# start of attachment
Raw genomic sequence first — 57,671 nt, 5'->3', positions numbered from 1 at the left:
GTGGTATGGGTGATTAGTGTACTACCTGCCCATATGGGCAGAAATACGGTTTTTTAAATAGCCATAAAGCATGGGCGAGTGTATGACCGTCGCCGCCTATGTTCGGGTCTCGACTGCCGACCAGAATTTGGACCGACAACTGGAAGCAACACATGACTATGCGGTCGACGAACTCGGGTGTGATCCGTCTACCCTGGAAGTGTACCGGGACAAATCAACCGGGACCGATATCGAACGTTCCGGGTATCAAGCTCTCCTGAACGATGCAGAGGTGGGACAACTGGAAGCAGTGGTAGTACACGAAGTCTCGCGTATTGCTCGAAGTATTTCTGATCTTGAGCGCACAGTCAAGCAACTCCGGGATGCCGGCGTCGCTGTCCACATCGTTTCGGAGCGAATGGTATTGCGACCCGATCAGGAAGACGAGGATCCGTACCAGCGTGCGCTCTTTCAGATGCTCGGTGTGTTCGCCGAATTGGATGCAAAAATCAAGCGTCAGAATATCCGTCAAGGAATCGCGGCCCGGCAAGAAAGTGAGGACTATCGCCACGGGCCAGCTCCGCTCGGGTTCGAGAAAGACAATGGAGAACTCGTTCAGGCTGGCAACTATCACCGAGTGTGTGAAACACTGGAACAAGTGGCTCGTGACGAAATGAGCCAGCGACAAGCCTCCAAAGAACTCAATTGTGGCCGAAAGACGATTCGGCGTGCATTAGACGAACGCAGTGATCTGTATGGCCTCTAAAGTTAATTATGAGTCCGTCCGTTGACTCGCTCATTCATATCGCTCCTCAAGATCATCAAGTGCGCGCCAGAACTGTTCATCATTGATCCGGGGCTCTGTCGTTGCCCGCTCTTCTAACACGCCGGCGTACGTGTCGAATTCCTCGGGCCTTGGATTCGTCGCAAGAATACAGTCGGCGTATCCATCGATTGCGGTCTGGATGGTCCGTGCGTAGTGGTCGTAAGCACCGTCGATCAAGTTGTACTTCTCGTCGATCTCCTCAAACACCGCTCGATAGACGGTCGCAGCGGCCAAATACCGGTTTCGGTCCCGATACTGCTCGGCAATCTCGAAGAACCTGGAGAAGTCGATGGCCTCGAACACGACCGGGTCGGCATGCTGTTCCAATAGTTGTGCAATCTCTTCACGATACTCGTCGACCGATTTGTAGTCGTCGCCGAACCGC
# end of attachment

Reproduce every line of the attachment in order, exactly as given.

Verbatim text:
Raw genomic sequence first — 57,671 nt, 5'->3', positions numbered from 1 at the left:
GTGGTATGGGTGATTAGTGTACTACCTGCCCATATGGGCAGAAATACGGTTTTTTAAATAGCCATAAAGCATGGGCGAGTGTATGACCGTCGCCGCCTATGTTCGGGTCTCGACTGCCGACCAGAATTTGGACCGACAACTGGAAGCAACACATGACTATGCGGTCGACGAACTCGGGTGTGATCCGTCTACCCTGGAAGTGTACCGGGACAAATCAACCGGGACCGATATCGAACGTTCCGGGTATCAAGCTCTCCTGAACGATGCAGAGGTGGGACAACTGGAAGCAGTGGTAGTACACGAAGTCTCGCGTATTGCTCGAAGTATTTCTGATCTTGAGCGCACAGTCAAGCAACTCCGGGATGCCGGCGTCGCTGTCCACATCGTTTCGGAGCGAATGGTATTGCGACCCGATCAGGAAGACGAGGATCCGTACCAGCGTGCGCTCTTTCAGATGCTCGGTGTGTTCGCCGAATTGGATGCAAAAATCAAGCGTCAGAATATCCGTCAAGGAATCGCGGCCCGGCAAGAAAGTGAGGACTATCGCCACGGGCCAGCTCCGCTCGGGTTCGAGAAAGACAATGGAGAACTCGTTCAGGCTGGCAACTATCACCGAGTGTGTGAAACACTGGAACAAGTGGCTCGTGACGAAATGAGCCAGCGACAAGCCTCCAAAGAACTCAATTGTGGCCGAAAGACGATTCGGCGTGCATTAGACGAACGCAGTGATCTGTATGGCCTCTAAAGTTAATTATGAGTCCGTCCGTTGACTCGCTCATTCATATCGCTCCTCAAGATCATCAAGTGCGCGCCAGAACTGTTCATCATTGATCCGGGGCTCTGTCGTTGCCCGCTCTTCTAACACGCCGGCGTACGTGTCGAATTCCTCGGGCCTTGGATTCGTCGCAAGAATACAGTCGGCGTATCCATCGATTGCGGTCTGGATGGTCCGTGCGTAGTGGTCGTAAGCACCGTCGATCAAGTTGTACTTCTCGTCGATCTCCTCAAACACCGCTCGATAGACGGTCGCAGCGGCCAAATACCGGTTTCGGTCCCGATACTGCTCGGCAATCTCGAAGAACCTGGAGAAGTCGATGGCCTCGAACACGACCGGGTCGGCATGCTGTTCCAATAGTTGTGCAATCTCTTCACGATACTCGTCGACCGATTTGTAGTCGTCGCCGAACCGC